How to Practice Mindfulness at Work

They say on average you will spend ten to fifteen years of your life at work. This ends up being about 1/7 of your life. Can you believe it? Sit in this thought for a moment. Recognize what this means for you and where you are spending a major part of your life. You may find yourself asking the following questions: Does my work make me happy? Is this atmosphere a healthy place where I feel safe? And most importantly; is this job, this place, and these people really worth 1/7 of my life?

Now that we feel the weight of this reality, let’s grow from it. No matter where we find ourselves in this moment, we can make sure this job/profession/environment is something that will add to our lives, not take away from it. The solution is mindfulness!

Mindfulness has a few definitions, but the one I find most helpful is this; mindfulness is a mental state achieved by focusing one’s awareness on the present moment, while calmly acknowledging and accepting one’s feelings, thoughts, and bodily sensations without judgment. Perhaps this is easier said than done. Maybe you have a coworker who isn’t very nice, a boss who puts you down, or terrible pay for really hard work. Or maybe you actually love your job and are happily learning constantly—naturally leaving you feeling very fulfilled. The reality is no matter what the 1/7 of time adds up to, you have control over how it affects you.

Let’s break down mindfulness and discuss the why’s and how’s to it. 

Illinois State University conducted a study that showed observing mindfulness practices could do the following:

  • Increase positive emotions while decreasing negative emotions and stress.
  • Boost the immune system.
  • Change our brains for the better.  It increases the density of gray matter in brain regions linked to learning, memory, emotion regulation, and empathy.  
  • Help to fight obesity by encouraging healthier eating habits and truly savoring the food while you eat.  
  • Aid in regulating emotions by decreasing emotional reactivity and increasing cognitive focus.  
  • Increase relationship satisfaction.  
  • Allow the immediate ability to accept a situation, momentarily process the emotion, and then let it go.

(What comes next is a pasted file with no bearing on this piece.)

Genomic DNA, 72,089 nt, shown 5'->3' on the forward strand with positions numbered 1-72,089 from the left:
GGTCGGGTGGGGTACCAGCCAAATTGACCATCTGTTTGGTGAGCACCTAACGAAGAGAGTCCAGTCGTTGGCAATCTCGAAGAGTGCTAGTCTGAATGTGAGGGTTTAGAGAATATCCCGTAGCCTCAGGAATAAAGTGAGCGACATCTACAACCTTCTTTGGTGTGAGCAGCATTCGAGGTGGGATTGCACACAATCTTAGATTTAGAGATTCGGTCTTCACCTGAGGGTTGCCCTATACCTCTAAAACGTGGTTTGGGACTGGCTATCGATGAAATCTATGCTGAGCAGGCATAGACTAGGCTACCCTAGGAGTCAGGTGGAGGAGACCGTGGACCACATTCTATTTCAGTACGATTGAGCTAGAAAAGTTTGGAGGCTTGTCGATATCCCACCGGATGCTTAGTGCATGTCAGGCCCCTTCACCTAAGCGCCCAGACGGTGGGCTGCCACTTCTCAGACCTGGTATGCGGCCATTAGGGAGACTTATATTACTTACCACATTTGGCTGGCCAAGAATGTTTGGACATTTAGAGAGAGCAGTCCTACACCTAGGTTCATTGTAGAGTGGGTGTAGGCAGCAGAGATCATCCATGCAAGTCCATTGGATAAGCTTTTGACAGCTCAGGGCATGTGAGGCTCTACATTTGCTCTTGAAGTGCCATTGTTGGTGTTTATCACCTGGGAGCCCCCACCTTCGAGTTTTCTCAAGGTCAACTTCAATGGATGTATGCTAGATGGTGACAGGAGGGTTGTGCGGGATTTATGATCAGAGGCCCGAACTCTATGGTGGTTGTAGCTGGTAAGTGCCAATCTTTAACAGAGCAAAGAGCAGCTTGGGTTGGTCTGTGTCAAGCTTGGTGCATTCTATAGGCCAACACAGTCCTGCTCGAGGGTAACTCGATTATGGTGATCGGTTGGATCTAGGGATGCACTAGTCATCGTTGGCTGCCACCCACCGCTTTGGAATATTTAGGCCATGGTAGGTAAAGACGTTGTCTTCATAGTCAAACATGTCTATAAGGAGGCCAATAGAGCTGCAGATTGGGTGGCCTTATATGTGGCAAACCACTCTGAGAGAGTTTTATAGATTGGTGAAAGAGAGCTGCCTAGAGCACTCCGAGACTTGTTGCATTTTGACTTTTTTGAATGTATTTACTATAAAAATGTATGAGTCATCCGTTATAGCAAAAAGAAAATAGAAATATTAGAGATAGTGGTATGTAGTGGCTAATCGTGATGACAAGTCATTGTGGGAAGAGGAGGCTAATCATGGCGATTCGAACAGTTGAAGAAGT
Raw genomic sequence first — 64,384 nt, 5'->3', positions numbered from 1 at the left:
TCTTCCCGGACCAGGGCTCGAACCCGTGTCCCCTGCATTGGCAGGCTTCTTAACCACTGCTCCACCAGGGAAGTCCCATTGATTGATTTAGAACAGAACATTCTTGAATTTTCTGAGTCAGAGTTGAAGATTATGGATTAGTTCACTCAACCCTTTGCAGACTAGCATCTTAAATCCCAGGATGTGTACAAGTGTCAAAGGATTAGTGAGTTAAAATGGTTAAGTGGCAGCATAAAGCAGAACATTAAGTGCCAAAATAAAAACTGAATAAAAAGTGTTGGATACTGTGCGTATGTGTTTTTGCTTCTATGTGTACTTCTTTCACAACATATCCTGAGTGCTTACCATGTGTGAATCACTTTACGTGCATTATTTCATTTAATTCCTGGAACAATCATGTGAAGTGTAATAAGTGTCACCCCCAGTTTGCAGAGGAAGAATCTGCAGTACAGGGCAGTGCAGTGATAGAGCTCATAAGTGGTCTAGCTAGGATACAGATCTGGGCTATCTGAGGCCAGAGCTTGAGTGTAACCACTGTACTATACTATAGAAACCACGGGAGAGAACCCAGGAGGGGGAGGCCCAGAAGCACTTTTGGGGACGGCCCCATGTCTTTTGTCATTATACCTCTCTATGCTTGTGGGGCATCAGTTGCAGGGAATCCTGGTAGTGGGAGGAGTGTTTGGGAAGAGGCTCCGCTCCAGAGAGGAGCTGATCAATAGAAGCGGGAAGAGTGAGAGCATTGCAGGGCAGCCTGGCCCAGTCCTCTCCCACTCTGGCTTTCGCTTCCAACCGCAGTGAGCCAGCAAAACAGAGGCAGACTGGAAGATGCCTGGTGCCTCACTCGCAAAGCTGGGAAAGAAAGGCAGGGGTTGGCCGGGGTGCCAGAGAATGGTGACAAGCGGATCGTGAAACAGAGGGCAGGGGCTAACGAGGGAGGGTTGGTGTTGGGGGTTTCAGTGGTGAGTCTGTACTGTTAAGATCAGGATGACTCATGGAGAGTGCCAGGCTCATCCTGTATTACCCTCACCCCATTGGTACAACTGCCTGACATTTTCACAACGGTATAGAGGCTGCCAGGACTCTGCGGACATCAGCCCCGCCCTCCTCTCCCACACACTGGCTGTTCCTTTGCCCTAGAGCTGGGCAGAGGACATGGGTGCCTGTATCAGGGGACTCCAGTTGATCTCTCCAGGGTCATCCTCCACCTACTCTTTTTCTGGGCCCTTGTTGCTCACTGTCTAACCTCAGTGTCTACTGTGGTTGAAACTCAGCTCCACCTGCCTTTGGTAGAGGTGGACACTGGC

In conclusion, it is noted that mindfulness can bring clarity, happiness, learning, and healthy change to every facet of life. If it is so beneficial, why don’t more of us know of or practice mindfulness? Why isn’t this something we are taught as children?  With only a few steps and daily practice, mindfulness can become a great habit.

I have listed the best tips and tools to help you practice mindfulness below:

  • Basic mindfulness meditation: Quietly focusing on your natural breathing or on a word or “mantra” that you repeat silently. Allow thoughts to come and go without judgment and return to your focus on breath or mantra.
  • Body sensations: Notice subtle body sensations such as an itch or tingling (without judgment) and let them pass. Acknowledge each part of your body in succession from head to toe.
  • Sensory: Notice signs, sounds, smells, tastes, and touches. Name them without judgment, feel them, and then let them go.
  • Emotions: Allow emotions to be present without judgment. Practice a steady and relaxed naming of emotions. Accept emotions as they come, acknowledge them without judgment, and then let them go.
  • Urge surfing: Cope with cravings and allow them to pass. Recognize how your body feels as the urge enters. Replace the wish for the craving to go away with the certain knowledge the craving will subside and you will have control over the urge.

In theory, mindfulness shouldn’t be difficult, but most of our lives have been spent pushing our emotions/feelings/thoughts to the side without acknowledging them, accepting them, and letting them go. These emotions can begin to build inside of us causing stress, depression, anxiety, worry, fear, etc.  

In the beginning, there may be some perceived roadblocks to living mindfulness. We should not let this stop us! One way around these roadblocks is tackling it with a non-judgemental attitude.  Living in a space without judgment is liberating for us and those around us. This allows us to forgive quickly (ourselves and others), move on, give people the benefit of the doubt, and boost our own morale in whatever situation we find ourselves.

Mindfulness has been proven to positively affect every aspect of life, not just the 1/7 of work time. My goal is to help others discover and apply mindfulness in the workplace, helping them turn every situation into a positive life experience.

No matter where you find yourself with your current job, living situation, relationships, trials, etc., mindfulness can give you the ability to destress and find fulfillment, joy, pleasure and can even increase your emotional intelligence. Life is too short to let a stressful job take its stresses out on you. Give mindfulness a try and discover the wonderful effects it can have on you.